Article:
25 Secret European Villages
While the remnants of the fishing sheds built by Hellnar’s 11th-century settlers may suggest that this town hasn’t changed since the Vikings arrived, it is, in some ways, the most contemporary village in Iceland. The handful of residents—all of them small-boat fishermen—share a serious commitment to preserving the environment. Houses and farms in Hellnar, located at the far end of a peninsula facing the 4,600-foot Snaefellsjökull glacier, are heated by eco-friendly hydroelectric power, and Hotel Hellnar was the first hospitality venture in the country to be certified by Green Globe, the international sustainability certification system.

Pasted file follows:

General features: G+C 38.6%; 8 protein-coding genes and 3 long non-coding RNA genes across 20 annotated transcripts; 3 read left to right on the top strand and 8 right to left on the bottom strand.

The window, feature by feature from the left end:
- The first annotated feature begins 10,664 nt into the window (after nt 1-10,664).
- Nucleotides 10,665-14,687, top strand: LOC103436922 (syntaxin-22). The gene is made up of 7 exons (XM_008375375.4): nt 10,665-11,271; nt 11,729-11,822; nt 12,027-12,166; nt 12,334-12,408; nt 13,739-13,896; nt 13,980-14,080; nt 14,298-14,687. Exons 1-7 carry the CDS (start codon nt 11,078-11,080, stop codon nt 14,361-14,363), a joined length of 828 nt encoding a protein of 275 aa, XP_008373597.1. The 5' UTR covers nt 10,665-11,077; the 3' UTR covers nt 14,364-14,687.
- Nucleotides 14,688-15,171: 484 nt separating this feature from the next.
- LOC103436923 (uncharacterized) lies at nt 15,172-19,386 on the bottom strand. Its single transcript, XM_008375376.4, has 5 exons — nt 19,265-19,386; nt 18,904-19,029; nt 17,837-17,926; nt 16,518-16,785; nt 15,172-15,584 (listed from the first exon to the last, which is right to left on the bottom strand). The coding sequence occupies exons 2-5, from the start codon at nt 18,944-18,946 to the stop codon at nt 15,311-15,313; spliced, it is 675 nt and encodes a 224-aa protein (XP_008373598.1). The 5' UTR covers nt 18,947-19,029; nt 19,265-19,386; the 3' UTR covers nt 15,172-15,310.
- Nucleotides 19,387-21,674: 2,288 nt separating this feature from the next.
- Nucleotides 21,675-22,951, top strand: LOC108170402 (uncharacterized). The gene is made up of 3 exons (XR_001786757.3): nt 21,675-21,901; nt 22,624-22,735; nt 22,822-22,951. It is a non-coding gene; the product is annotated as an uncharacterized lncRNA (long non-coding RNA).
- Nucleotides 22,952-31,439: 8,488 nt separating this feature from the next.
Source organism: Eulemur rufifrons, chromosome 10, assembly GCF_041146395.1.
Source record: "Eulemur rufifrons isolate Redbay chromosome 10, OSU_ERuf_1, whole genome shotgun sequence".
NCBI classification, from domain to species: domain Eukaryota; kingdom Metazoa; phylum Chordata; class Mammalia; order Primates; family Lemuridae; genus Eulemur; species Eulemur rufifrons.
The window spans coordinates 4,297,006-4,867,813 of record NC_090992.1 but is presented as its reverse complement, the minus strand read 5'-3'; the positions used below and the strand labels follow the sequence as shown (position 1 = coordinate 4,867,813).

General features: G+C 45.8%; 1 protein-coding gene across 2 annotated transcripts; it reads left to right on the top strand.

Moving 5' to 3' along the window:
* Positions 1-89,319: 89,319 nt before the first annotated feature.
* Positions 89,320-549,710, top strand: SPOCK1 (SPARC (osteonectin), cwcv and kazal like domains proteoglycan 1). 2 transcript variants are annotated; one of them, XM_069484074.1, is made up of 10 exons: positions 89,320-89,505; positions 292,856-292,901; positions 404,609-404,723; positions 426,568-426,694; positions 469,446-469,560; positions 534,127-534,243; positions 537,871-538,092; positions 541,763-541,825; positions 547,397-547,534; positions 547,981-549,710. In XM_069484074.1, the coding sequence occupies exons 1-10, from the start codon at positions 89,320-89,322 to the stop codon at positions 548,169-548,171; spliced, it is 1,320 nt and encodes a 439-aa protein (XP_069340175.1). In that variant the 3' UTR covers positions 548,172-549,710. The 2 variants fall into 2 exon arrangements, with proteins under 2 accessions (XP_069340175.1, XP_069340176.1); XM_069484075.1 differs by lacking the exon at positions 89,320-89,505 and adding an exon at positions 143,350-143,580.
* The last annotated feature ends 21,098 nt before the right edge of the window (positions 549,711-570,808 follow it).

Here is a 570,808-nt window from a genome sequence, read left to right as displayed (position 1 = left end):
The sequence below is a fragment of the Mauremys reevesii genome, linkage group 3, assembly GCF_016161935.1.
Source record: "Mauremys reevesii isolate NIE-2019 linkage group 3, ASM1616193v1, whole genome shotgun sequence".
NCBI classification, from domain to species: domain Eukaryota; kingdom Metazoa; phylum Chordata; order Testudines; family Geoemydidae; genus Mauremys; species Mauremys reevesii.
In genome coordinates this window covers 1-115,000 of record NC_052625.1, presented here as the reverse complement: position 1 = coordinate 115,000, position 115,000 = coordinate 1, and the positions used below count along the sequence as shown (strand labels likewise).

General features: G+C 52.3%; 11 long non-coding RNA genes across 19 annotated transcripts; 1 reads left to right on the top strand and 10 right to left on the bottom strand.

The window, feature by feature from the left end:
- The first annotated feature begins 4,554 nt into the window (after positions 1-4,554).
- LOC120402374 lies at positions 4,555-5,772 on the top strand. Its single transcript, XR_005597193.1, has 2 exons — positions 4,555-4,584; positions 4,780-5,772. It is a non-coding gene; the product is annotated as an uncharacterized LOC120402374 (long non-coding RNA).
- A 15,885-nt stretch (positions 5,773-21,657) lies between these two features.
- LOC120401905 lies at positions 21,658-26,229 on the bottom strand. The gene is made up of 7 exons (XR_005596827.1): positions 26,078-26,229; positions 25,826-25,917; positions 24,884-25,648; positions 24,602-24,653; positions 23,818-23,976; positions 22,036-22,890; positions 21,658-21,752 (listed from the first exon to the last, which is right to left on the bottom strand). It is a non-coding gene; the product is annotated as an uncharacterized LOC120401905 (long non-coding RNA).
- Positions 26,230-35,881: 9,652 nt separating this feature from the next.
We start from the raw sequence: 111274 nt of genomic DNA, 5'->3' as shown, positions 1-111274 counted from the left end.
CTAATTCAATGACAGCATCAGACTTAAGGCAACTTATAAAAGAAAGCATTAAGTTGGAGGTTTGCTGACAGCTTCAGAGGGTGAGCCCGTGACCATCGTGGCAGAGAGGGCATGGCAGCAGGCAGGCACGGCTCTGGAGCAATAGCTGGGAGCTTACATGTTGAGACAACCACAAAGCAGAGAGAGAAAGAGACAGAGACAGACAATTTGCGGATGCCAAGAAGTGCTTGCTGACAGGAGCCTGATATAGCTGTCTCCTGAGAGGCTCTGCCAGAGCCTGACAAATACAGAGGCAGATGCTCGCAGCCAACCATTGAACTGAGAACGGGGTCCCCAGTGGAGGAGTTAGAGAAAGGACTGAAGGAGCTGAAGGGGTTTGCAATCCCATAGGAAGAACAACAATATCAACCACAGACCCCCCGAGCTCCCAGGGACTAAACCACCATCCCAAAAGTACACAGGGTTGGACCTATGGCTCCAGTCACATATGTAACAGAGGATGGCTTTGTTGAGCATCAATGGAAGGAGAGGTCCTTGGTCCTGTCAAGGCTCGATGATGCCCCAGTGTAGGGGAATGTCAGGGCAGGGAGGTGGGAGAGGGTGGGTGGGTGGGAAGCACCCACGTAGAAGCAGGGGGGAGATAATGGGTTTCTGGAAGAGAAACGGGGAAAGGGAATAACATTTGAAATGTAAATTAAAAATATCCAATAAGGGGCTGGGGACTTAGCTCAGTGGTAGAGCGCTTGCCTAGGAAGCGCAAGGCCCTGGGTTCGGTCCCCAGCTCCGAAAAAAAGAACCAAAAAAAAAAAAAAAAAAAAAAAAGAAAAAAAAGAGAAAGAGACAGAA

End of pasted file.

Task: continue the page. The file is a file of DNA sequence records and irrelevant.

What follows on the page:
How to Get There: Fly into Keflavík International Airport and drive 3 1/2 hours to Hellnar.
Where to Stay and Eat: Great Value Hotel Hellnar (doubles from $210) or Hotel Budir (doubles from $211; dinner for two $108), a luxury property on a farmstead that serves salt-fish brandade and cod confit.
Local Take: In summer, you’ll find Gudrun Bergmann, owner of Hotel Hellnar, on the top of the glacier with Snjofell Tours (snjofell.is; from $75 per person).